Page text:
Once there was a place called Smeltertown, and it was known as the largest industrial city on the banks of the Rio Grande. The smokestacks of the American Smelting and Refining Company, which polluted the air for three miles in every direction, grew so tall over the decades that they became a landmark just inside the El Paso side of the US-Mexico border. In a community of small adobe houses, many with dirt floors and without indoor plumbing, both the men employed at the smelter and the women who raised families and made homes there form the history of Smeltertown.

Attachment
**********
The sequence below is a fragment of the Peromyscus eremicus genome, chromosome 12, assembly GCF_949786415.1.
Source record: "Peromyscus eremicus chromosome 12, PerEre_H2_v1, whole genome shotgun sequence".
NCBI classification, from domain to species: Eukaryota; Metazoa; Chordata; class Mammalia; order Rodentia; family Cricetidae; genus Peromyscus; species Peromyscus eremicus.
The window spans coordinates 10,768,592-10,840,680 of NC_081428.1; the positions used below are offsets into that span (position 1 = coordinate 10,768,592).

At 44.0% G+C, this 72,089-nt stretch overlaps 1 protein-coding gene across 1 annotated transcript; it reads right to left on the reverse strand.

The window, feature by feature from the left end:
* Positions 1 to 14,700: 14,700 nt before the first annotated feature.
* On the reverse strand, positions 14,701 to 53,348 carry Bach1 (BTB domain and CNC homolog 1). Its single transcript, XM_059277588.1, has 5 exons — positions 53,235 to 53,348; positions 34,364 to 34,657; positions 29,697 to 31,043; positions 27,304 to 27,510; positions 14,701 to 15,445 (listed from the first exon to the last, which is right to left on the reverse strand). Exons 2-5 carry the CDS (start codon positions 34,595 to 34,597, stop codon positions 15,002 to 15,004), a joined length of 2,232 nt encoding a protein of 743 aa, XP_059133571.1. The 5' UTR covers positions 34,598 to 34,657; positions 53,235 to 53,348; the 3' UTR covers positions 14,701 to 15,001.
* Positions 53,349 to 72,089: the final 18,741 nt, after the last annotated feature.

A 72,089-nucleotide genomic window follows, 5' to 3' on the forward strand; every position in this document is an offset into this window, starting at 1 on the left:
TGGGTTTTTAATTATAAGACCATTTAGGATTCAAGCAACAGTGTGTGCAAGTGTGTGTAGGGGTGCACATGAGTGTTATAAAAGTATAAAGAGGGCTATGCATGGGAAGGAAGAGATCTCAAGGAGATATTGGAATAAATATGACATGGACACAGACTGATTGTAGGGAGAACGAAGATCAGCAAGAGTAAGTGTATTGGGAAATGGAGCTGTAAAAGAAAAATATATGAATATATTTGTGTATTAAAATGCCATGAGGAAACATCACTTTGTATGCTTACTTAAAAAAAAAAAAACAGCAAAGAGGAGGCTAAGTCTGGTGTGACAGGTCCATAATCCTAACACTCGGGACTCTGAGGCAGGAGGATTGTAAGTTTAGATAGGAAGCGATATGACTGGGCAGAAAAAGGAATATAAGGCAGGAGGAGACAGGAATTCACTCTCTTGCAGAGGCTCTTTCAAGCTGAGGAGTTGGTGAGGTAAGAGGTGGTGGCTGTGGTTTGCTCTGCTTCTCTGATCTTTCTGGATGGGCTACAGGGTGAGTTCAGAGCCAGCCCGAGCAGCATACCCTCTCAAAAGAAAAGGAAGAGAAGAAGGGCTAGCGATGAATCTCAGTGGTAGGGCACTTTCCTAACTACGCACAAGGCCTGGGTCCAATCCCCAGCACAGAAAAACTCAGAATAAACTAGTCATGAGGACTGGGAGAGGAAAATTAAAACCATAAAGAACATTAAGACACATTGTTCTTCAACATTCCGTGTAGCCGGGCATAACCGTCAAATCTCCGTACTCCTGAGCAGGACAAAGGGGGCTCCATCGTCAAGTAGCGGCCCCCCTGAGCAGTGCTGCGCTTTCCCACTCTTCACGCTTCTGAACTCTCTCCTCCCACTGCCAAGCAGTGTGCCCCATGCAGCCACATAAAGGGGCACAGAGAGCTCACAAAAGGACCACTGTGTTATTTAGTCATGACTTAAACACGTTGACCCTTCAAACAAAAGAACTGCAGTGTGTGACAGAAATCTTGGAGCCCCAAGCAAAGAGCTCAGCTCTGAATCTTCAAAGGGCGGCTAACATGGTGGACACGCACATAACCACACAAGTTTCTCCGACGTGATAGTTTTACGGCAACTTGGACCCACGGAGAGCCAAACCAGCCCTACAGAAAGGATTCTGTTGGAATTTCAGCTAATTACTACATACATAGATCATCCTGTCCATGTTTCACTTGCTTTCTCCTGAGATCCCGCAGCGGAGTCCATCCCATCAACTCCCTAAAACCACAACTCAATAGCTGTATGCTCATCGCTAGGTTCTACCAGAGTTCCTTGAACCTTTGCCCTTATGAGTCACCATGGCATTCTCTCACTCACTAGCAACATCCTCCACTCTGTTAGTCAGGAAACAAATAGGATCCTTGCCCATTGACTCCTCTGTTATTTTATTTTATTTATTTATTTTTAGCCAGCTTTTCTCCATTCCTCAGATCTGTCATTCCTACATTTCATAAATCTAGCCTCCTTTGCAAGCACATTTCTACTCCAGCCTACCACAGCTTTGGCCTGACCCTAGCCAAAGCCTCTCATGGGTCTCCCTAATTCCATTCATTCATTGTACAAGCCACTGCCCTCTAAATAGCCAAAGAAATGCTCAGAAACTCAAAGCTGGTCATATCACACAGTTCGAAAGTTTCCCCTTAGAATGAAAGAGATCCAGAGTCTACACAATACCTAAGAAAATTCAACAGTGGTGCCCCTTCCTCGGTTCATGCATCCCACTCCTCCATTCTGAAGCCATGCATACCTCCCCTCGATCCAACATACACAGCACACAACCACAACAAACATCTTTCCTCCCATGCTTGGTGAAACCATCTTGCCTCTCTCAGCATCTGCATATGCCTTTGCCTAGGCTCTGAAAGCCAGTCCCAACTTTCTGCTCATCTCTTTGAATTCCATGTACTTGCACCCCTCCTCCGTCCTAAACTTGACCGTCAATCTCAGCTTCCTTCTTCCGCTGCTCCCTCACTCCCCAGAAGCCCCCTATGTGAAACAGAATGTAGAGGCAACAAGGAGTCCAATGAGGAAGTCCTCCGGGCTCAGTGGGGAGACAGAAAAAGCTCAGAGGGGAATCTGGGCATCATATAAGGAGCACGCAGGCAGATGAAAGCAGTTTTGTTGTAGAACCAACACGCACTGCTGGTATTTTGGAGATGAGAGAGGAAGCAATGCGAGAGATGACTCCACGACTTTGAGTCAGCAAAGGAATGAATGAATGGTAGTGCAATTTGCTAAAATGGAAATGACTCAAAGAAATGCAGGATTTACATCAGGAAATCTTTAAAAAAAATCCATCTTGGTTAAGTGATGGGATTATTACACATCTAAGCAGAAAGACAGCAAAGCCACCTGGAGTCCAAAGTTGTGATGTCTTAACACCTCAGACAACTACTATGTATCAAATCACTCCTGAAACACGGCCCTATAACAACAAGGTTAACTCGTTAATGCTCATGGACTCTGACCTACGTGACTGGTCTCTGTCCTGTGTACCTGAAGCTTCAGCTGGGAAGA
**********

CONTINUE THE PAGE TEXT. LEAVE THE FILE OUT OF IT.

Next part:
Through interviews with the women and their now middle-aged children, the realities of everyday life in Smeltertown are revealed—as is the strength of the women who forged a community and preserved a culture in these primitive conditions. Current photographs of the interviewees and historical photographs of Smeltertown illustrate the history of an area not even native El Pasoans knew.